"It’ll be fun," they said. "You’ll become a better road rider because of it." But after day one of my two-day BMW Off Road Skills course in the Welsh hills, all I wanted was to go home. I was emotionally and physically drained – and I wasn’t having much fun, either.
Let’s rewind. I’d gained my full A licence only five months prior, yet here I was standing in front of an imposing, 25ft-tall F700GS, unsure whether my feet would even touch the ground. Forget riding it on grip-free mud – I had serious doubts about riding it ten miles on tarmac to the course start-point.
I’d assumed it would be just a small group of women at the centre today, but my gloom deepened when I saw 30 bikes lined up outside the main office, ready to be ridden by Off Road Skills regulars here on other courses. “Please God, don’t let me be the first to drop their bike,” was the only thought in my head.
Thankfully, my nerves were calmed by the easy-going friendliness of those around me – especially the instructors, Simon and Linley Pavey, who run the course. Their passion for what they do is infectious. Simon lifted my machine off its sidestand and told me to jump on. With half my bum off the seat, much to my surprise I managed to hold it up, and I rode away with no problem.
Up the road at the off-road site, we learned how to pick up these heavy machines and completed various balance exercises. After refreshments we moved on to learning how to stand up on the bike, first raising one hand, then the other. A few more exercises later we experienced our first taste of proper off-roading – a short, low-stress trail to the lunch spot for a delicious homemade curry (the catering throughout rocked, and we weren’t once left without water or a snack).
Back on the bike, and sleepy from stuffing my face, I faced more challenges designed to help build my skills base and prepare me for the second day in the Welsh hills. I tried to maintain a clear mind and take each task as it came, but I struggled. After dropping the bike at least three times and breaking both levers, my mood was low. Like I said, I was ready for home.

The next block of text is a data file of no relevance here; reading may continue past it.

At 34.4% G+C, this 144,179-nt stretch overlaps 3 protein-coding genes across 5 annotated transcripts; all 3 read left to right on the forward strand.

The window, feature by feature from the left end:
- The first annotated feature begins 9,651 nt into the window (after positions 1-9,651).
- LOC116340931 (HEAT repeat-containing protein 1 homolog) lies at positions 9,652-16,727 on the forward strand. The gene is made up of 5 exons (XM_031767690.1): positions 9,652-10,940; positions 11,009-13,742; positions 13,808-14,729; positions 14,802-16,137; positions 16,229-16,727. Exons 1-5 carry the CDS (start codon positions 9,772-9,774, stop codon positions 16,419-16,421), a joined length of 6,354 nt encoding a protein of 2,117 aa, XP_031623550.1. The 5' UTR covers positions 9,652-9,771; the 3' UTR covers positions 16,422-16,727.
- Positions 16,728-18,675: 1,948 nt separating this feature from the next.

But following a great team evening meal and deep sleep, I was a totally different person on day two. The women’s group spent the entire day out in the field, running through more tasks and further adding to those building blocks of skill. Everything clicked; my ambition to become a better rider returned, with my riding suddenly fluid and fun again.
We learned to safely lock the back wheel – to know what it feels like and not to be scared of the bike’s natural behaviour. We rode down a hill in fifth gear, standing on the pegs with both arms off the bars. I felt like a queen; if I could do day two over and over, I would.
It’s a cliché to say that off-road work teaches you to be a better road rider, but it’s true. I’m not scared of rain, gravel or even a bit of mud now.
What’s it about?
A two-day course in Wales, especially for women to gain confidence and/or simply re-engage with bike training. You spend 48 hours in serious off-road territory, with trained instructors taking you through several lessons to improve skills like bike handling, slow manoeuvring and safe braking.
Who’s it for?
It’s a women-only (over- 21s) course. You could be re-entering the world of motorcycling or have just advanced to a full A licence – this is an introductory opportunity to train in a small group and relaxed environment. Next, you advance to Level 1, mixed training.
What are the bikes?
Choose from the G650GS, F750GS, F850GS, R1200GS or the low-chassis R1200GS. You can also hire riding kit.
● Where: Ystradgynlais, Swansea, Wales
● When: Pre-bookable dates (two-three times a year only)
● What’s included: Two days of instruction, bike hire, third-party insurance, fuel, two lunches, one evening meal, refreshments and a certificate upon completion
● Prices: £519
● Contact: www.offroadskills.com; 0800 0131282 – Read the instructions carefully before attending. For accommodation try Graig Noddfa (https://www.airbnb. co.uk/rooms/20737332), a nine-minute drive away.